The staple crop is sorghum, which is planted with cucumbers and marrows. Beans and gourds, and sometimes maize and millet, are also grown. Because of their environment, the Karamojong cannot subsist by cultivation alone; they therefore attach greater economic importance to raising livestock. Their form of pastoralism is to exploit the products of the stock rather than slaughter the stock. They consume milk, milk products, and blood rather than meat, which is eaten only at public ceremonies or when an animal dies.

Karamojong People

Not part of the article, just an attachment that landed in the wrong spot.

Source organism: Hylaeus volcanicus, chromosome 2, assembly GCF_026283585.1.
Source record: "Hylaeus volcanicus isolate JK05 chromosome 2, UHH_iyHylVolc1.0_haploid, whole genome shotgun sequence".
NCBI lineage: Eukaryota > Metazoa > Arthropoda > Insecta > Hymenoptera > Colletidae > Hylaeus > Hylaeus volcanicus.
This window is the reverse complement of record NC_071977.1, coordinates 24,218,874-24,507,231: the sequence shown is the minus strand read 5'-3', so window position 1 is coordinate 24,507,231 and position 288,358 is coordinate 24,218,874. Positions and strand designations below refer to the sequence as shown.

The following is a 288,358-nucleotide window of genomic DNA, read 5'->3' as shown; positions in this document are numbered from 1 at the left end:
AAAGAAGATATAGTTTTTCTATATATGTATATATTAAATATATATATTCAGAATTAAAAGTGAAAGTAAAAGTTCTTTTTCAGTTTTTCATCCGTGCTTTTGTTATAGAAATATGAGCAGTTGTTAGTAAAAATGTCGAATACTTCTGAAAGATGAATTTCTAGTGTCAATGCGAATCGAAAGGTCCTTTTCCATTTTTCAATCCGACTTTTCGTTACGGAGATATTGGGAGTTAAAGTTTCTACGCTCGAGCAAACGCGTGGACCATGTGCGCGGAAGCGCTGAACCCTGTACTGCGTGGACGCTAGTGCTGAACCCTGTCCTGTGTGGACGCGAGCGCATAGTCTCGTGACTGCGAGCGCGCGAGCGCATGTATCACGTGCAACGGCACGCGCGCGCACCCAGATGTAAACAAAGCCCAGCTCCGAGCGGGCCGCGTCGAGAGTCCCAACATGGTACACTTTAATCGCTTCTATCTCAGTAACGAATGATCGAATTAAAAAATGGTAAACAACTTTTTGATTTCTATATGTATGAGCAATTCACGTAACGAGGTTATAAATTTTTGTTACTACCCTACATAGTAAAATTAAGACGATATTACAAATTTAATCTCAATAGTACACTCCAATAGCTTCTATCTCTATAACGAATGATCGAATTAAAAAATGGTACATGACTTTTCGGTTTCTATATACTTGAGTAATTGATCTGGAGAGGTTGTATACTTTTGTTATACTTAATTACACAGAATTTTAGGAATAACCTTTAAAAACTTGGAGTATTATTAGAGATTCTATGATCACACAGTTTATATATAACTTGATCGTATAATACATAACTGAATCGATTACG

After marriage wives live in their husbands' homestead. Each wife has a separate small house that serves as a kitchen. The house is built of mud and brushwood walls with a thatched roof. The center of this construction is a cattle kraal, usually with only one opening to the outside. Some women also cultivate plots of ground. Millet is an important staple food, but many people also grow corn, peanuts and tobacco. Cattle are of great symbolic and economic importance. Owning cows marks the step towards adulthood for men. If you do not own any cows, you are considered ill and sick (this is, without any status or rank). Every Karimojong keeps a special ox among his herd. The oxen of invocation were named according to a list of clan names or on account of colour or the shape of the horns. These oxen were highly esteemed and were valued more than parents, wives or children. If the representatives of the villages gathered on the occasion of ceremonies for local and inter-tribal feasts and dances, there was slaughtered such an ox. Leadership was vested in the elders, and the clan was the basic unit of administration. The heads of the different clans constituted the council of elders which was responsible for administration, justice, settlement of disputes, maintenance of law and order, and punishment of law breakers. They also performed other important functions, such as those connected with rainmaking, and they would guide other celebrations.